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DeepCool Gamer Storm Lucifer Heatsink Review
DeepCool Gamer Storm Lucifer Heatsink Review
Abstract: The DeepCool Gamer Storm Lucifer heatsink is a fairly large CPU cooler, very much resembling a passive thermal solution on quick glance due to its boxy footprint and widely spaced aluminum fins. The heatsink isn't a passive cooler though, its single fan is very much required to keep the Lucifer from becoming like its name-sake.

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DeepCool   Cooling / Heatsinks   Jan 02, 2015   Max Page  
Home > Reviews > Page Title: DeepCool Gamer Storm Lucifer Heatsink Review

360° View - Gamer Storm Lucifer Heatsink

Information on Frostytech's test methodology is available here.

The Lucifer heatsink ships with a 140mm PWM fan that rotates at 1400-700RPM and a pair of extra wire fan brackets. The 163mm tall heatsink incorporates six 6mm diameter copper heatpipes, a copper heatspreader and a 105mm tall aluminum fin stack. The cooling fins are spaced 2.75mm apart and measure 0.4mm thick. The bottom-most fin is elevated 46mm above the CPU, providing good motherboard clearance for this boxy (142x135mm) heatsink.

The 6mm diameter copper heat pipes are soldered to the copper base plate and swaged into the aluminum fins. The base is capped with a small 9mm section of aluminum that centers and supports the fulcrum mounting bar. The wire fan clips don't have finger tabs, so removing a fan can be a bit challenge in the confines of a computer case.

The nickel plated copper base of the Lucifer heatsink measures 36x42mm in size and is 2-5mm thick. Looking at the top of the heatsink, note the cut outs in the aluminum fins and four notches where fans can be mounted. The cutouts correspond to the location of mounting hardware screws, but a long screw driver is an asset when installing this heatsink.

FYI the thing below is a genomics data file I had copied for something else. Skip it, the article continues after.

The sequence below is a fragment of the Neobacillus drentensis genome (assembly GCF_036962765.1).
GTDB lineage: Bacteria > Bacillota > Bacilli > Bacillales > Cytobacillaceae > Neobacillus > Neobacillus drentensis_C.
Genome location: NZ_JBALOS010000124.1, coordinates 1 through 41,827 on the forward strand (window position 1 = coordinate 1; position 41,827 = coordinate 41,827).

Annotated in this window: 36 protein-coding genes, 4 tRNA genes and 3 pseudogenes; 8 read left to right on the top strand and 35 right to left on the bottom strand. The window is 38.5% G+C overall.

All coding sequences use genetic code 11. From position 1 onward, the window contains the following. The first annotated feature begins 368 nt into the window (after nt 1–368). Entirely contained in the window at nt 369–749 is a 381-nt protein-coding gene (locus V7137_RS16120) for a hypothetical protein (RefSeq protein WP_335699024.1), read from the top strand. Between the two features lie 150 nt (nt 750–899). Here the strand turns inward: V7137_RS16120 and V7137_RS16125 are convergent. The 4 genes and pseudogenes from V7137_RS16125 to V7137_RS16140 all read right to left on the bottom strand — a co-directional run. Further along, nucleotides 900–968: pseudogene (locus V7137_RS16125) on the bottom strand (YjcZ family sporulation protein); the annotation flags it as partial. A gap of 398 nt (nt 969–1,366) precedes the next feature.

Base Finish and Flatness

Flipping a heatsink over to inspect the business end is often a simple indicator of overall cooler quality. More practically speaking, a heatsink is in many ways only as effective as the contact it makes with the processor - the flatter and smoother the better. Base finish is one of the criteria that Frostytech measure in the course of evaluating heatsinks, and it involves two distinct aspects. Surface Finish is the first; this is calculated with the aid of Surface Roughness Comparator that has a cross section of common machine surface finishes and their numerical surface roughness equivalents in microinches. The second is Surface Flatness. This is tested with an engineer's straight edge or proven flat surface, in two axes.

DeepCool's Gamer Storm Lucifer heatsink has a very smooth, polished nickel plated copper base plate. Surface roughness is at or better than ~8 microinches. According to the straight edge, the base is nearly flat in one axis and very slightly convex in the opposite.

Up next, acoustic measurements with each of the fans....

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Table of Contents:

 1:  DeepCool Gamer Storm Lucifer Heatsink Review
 2: — DeepCool Gamer Storm Lucifer Heatsink Review
 3:  Sound Level Measurements: Which Heatsink is Quietest?
 4:  AMD Heatsink Temperature Comparisons
 5:  Intel LGA115x/775 Heatsink Temperature Comparisons
 6:  Intel LGA2011 Heatsink Temperature Comparisons

List all DeepCool heat sinks that Frostytech tested?

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